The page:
Appeals court rules in favor of students banned from wearing gun shirts to school

Lawyers for the two teens in the 2020 case say their speech rights were violated
Published: Jun. 22, 2022 at 7:00 AM CDT|Updated: Jun. 22, 2022 at 6:53 PM CDT
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CHICAGO, Ill. (WBAY) - A federal appeals court has sided with Wisconsin students who filed suit after being told they could not wear shirts with gun logos to school.

The suit was filed by a former student at Shattuck Middle School in Neenah and a student at Kettle Moraine High School. Principals at the schools are named as defendants.

In February 2020, a seventh grade student at Shattuck Middle School wore a shirt with a “Smith & Wesson” logo to school. The logo featured an image of a revolver.

Around the same time, a student at Kettle Moraine High School wore shirt with the logo of Wisconsin Carry, Inc., with an image of a handgun.

Administrators at both schools banned the students from wearing the shirts “explaining that any clothing depicting firearms is forbidden.” The judges noted that neither school’s dress code “expressly bans” clothing featuring firearms.

In the Shattuck case, the student was referred to the associate principal for dress code violations. The student was told he could not wear clothing showing guns and was asked to cover up the shirt. He was not disciplined.

“The Shattuck Middle School dress code for the 2019–2020 school year is found in the school’s parent handbook; the relevant portions are in the record. Nothing in the policy specifically prohibits students from wearing clothing depicting firearms. Instead, the dress code is stated in very general terms: student attire must be ‘appropriate for a professional atmosphere and not disruptive to the learning environment,” reads the appeals court ruling.

The students filed suit, saying the administrators violated their rights to free speech under the First Amendment.

“The government, including public schools, is not allowed to tell people that they can’t wear clothing just because the message is not what the government would prefer for the people to say,” said John Monroe, the plaintiffs’ attorney.

The principals stated in court that they acted due to the “alarming increase in school shootings in recent years.” They also noted a “history of behavior problems” with the two students.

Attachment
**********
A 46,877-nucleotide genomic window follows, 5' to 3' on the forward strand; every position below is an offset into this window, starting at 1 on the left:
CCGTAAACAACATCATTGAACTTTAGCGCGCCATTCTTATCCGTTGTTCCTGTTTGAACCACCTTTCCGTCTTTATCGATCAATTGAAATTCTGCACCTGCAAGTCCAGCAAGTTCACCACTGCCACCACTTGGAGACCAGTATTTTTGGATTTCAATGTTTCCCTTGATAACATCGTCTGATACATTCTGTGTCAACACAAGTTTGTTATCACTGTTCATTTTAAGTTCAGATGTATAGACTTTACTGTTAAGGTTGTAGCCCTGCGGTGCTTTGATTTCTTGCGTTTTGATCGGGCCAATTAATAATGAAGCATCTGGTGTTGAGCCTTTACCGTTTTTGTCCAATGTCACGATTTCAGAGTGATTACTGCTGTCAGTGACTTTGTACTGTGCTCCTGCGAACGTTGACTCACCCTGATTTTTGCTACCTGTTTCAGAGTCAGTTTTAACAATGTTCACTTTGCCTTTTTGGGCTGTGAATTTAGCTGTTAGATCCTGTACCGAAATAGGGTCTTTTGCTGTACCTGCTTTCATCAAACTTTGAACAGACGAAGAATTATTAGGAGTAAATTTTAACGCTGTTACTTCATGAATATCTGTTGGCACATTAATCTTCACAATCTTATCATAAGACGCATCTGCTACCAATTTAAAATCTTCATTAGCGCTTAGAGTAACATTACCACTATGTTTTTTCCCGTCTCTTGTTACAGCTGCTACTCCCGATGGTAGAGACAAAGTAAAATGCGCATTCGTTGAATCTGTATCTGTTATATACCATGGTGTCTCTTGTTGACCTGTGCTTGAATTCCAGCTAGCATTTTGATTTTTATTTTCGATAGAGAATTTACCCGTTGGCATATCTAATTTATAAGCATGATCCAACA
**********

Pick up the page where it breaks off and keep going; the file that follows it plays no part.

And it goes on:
Shattuck’s principal cited “an incident at Oshkosh West High School in December 2019 in which a school resource officer shot and wounded a student who stabbed him during an altercation. Oshkosh West is about 10 miles from Shattuck Middle School.” The principal stated that other students did not feel safe when the student wore shirts with images of guns to class.

Eastern District of Wisconsin Judge William Griesbach ruled in favor of the school administrators. The case was appealed to the 7th District Court of Appeals. On June 15, a panel of three judges ruled Griesbach erred by not applying Tinker v. Des Moines Independent Community School District--the standard for student speech cases.

“Tinker provides legal standard that restrictions on student speech are constitutionally permissible if school officials reasonably forecast that the speech ‘would materially and substantially disrupt the work and discipline of the school’ or invade the rights of others.” The judges state “substantial disruption” requires “more than a mere desire to avoid the discomfort and unpleasantness that always accompany an unpopular viewpoint.”

“Applying the standard for speech restrictions in a nonpublic forum—the most lenient test—he upheld the administrators’ actions as viewpoint neutral and reasonable,” says Chief Judge Diane Sykes.

“This case raises a constitutional challenge to restrictions on student speech. The plaintiffs are two teenagers who attend Wisconsin public schools. Both are gun enthusiasts and supporters of the Second Amendment. To express that support, they own and wear T-shirts that communicate their favorable opinion of the right to bear arms. When they wore those shirts to school, however, they got into trouble with school officials,” Sykes writes.

“After we’ve demonstrated that the clothing at issue is protected by the First Amendment, then the burden shifts to the schools to prove that they reasonably forecast a substantial disruption. If they can’t do that, then we win,” said Monroe.

In the July 15 ruling, the panel stated the former Shattuck student’s case is moot because he no longer attends the school. The case was dismissed for lack of jurisdiction.

The Kettle Moraine student’s case, however, remains active. The panel vacated the judgment and remanded for further proceedings. The judges ruled costs should be awarded to the plaintiff.

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